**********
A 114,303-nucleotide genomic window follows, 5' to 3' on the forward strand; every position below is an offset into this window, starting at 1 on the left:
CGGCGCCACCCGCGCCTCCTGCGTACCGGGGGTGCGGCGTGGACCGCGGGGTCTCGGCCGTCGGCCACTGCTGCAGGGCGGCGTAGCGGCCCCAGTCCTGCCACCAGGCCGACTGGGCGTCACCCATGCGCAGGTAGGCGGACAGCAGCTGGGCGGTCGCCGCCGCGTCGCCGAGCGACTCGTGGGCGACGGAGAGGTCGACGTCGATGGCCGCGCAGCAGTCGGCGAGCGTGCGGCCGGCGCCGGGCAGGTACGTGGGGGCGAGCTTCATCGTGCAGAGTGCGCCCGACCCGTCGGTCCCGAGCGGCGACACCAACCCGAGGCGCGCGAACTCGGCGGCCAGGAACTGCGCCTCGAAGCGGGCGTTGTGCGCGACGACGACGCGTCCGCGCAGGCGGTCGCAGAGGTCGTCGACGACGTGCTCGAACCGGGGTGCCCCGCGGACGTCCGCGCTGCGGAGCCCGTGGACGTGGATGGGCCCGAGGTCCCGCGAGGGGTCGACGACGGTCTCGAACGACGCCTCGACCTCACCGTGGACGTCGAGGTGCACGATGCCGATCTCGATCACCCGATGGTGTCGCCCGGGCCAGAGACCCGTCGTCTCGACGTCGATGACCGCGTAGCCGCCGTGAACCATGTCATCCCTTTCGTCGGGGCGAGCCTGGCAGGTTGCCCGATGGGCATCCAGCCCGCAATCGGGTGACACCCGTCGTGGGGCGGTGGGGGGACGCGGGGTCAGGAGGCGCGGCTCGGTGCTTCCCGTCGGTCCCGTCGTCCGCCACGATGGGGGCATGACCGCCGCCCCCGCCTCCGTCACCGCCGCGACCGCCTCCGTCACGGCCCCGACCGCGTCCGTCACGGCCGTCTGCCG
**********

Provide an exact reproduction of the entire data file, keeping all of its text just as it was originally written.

A 114,303-nucleotide genomic window follows, 5' to 3' on the forward strand; every position below is an offset into this window, starting at 1 on the left:
CGGCGCCACCCGCGCCTCCTGCGTACCGGGGGTGCGGCGTGGACCGCGGGGTCTCGGCCGTCGGCCACTGCTGCAGGGCGGCGTAGCGGCCCCAGTCCTGCCACCAGGCCGACTGGGCGTCACCCATGCGCAGGTAGGCGGACAGCAGCTGGGCGGTCGCCGCCGCGTCGCCGAGCGACTCGTGGGCGACGGAGAGGTCGACGTCGATGGCCGCGCAGCAGTCGGCGAGCGTGCGGCCGGCGCCGGGCAGGTACGTGGGGGCGAGCTTCATCGTGCAGAGTGCGCCCGACCCGTCGGTCCCGAGCGGCGACACCAACCCGAGGCGCGCGAACTCGGCGGCCAGGAACTGCGCCTCGAAGCGGGCGTTGTGCGCGACGACGACGCGTCCGCGCAGGCGGTCGCAGAGGTCGTCGACGACGTGCTCGAACCGGGGTGCCCCGCGGACGTCCGCGCTGCGGAGCCCGTGGACGTGGATGGGCCCGAGGTCCCGCGAGGGGTCGACGACGGTCTCGAACGACGCCTCGACCTCACCGTGGACGTCGAGGTGCACGATGCCGATCTCGATCACCCGATGGTGTCGCCCGGGCCAGAGACCCGTCGTCTCGACGTCGATGACCGCGTAGCCGCCGTGAACCATGTCATCCCTTTCGTCGGGGCGAGCCTGGCAGGTTGCCCGATGGGCATCCAGCCCGCAATCGGGTGACACCCGTCGTGGGGCGGTGGGGGGACGCGGGGTCAGGAGGCGCGGCTCGGTGCTTCCCGTCGGTCCCGTCGTCCGCCACGATGGGGGCATGACCGCCGCCCCCGCCTCCGTCACCGCCGCGACCGCCTCCGTCACGGCCCCGACCGCGTCCGTCACGGCCGTCTGCCG